One of the reasons mainstream anxiety therapy has been so unsuccessful for many is because anxiety manifests itself so differently in different people. One person may experience a mild tightening of the chest, increased heart and breathing rate and a slight flush just before stepping onto a stage to make a public speech. Another may experience the sudden onset of a full-blown panic attack that includes profuse sweating, shortness of breath and an intense headache at the thought of speaking to a single person they don’t know at a small party.
In our two cases above, the first is a very mild, completely normal and natural human fear response. Speaking in public has been identified as the number one fear of adults across all ages, incomes and professional backgrounds. It harkens back to the dawn of time when man’s “flight or fight responses” were a bit more primitive and had deadlier consequences than any botched speech is likely to have. This sort of normal anxiety response can actually be a good thing, helping to keep that reluctant public speaker focused and alert to his audiences’ response to his remarks.
The second case, however, can be just the “straw that broke the camel’s back” that leads to years of escalating attacks that are physically and emotionally crippling. When that happens and anxiety is constant or overwhelming, when it interferes with your relationships and activities-that’s when you might think you’ve crossed the line from normal anxiety into the territory of anxiety disorders. The fact is, you may have been dancing close to, or on that line, for years and for reasons that have little or nothing to do with strangers at a party.
Anxiety can look very different from person to person, and the supposed causes of the anxiety attack can be equally diverse. As a result, the established medical community continues to treat the symptoms instead of the true underlying causes of most anxiety and panic attacks.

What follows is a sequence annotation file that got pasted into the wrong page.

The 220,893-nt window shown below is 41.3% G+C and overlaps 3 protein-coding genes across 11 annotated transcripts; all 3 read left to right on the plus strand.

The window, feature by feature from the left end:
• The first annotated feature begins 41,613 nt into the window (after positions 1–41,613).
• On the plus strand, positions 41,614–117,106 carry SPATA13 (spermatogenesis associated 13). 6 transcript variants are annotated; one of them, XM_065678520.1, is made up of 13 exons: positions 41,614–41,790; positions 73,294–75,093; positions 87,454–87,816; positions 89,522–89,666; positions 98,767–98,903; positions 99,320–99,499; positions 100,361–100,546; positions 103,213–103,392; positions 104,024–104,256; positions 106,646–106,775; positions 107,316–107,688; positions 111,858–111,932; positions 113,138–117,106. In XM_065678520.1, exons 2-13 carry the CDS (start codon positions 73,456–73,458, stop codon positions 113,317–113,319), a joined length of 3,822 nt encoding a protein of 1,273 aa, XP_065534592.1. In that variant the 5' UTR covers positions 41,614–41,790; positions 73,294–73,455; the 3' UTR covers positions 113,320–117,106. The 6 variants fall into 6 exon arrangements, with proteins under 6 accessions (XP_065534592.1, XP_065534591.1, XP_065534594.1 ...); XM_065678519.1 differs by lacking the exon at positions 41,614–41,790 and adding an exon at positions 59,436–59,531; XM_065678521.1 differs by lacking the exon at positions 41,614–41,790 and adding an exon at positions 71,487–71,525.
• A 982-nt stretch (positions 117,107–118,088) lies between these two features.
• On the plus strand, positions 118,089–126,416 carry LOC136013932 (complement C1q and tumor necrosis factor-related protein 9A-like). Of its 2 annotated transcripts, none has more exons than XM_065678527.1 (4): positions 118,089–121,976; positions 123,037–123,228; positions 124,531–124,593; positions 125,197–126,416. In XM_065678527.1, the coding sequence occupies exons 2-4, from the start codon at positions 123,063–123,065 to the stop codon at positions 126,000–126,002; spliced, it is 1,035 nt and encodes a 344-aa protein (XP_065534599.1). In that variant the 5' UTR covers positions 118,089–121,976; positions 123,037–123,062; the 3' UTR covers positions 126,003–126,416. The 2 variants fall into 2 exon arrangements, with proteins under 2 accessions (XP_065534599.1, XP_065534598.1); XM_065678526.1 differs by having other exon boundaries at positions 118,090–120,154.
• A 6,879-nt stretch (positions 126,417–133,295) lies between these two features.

Those symptoms can manifest themselves mentally and emotionally, and, or physically. Some of the primary emotional symptoms of anxiety include irrational and excessive fears. Worst of all is when you consciously realize that your fear or dread is irrational, yet you cannot banish the feeling. Other common emotional symptoms are less easy to spot. They include trouble concentrating and sudden feelings that your mind has gone blank. You could also feel extremely tense, irritable or jumpy, yet be unable to pinpoint a cause for the feeling.
Other times, your anxiety is manifested physically, through an upset stomach, intense fatigue, or the pounding heart and shortness of breath we mentioned earlier. In some of these cases, anxiety sufferers mistakenly believe they are physically ill. It may take many, many trips to the doctor before a diagnosis of anxiety is even made. It can be a long and painful road from there as well to understanding the true, root causes of your anxiety.
Only when those root causes are finally exposed and understood can you begin to reverse the damage and become well. The good news is that your treatment doesn’t need to include a lot of drugs or years of therapy. Natural anxiety therapy has proven to be the best and longest lasting course of relief.
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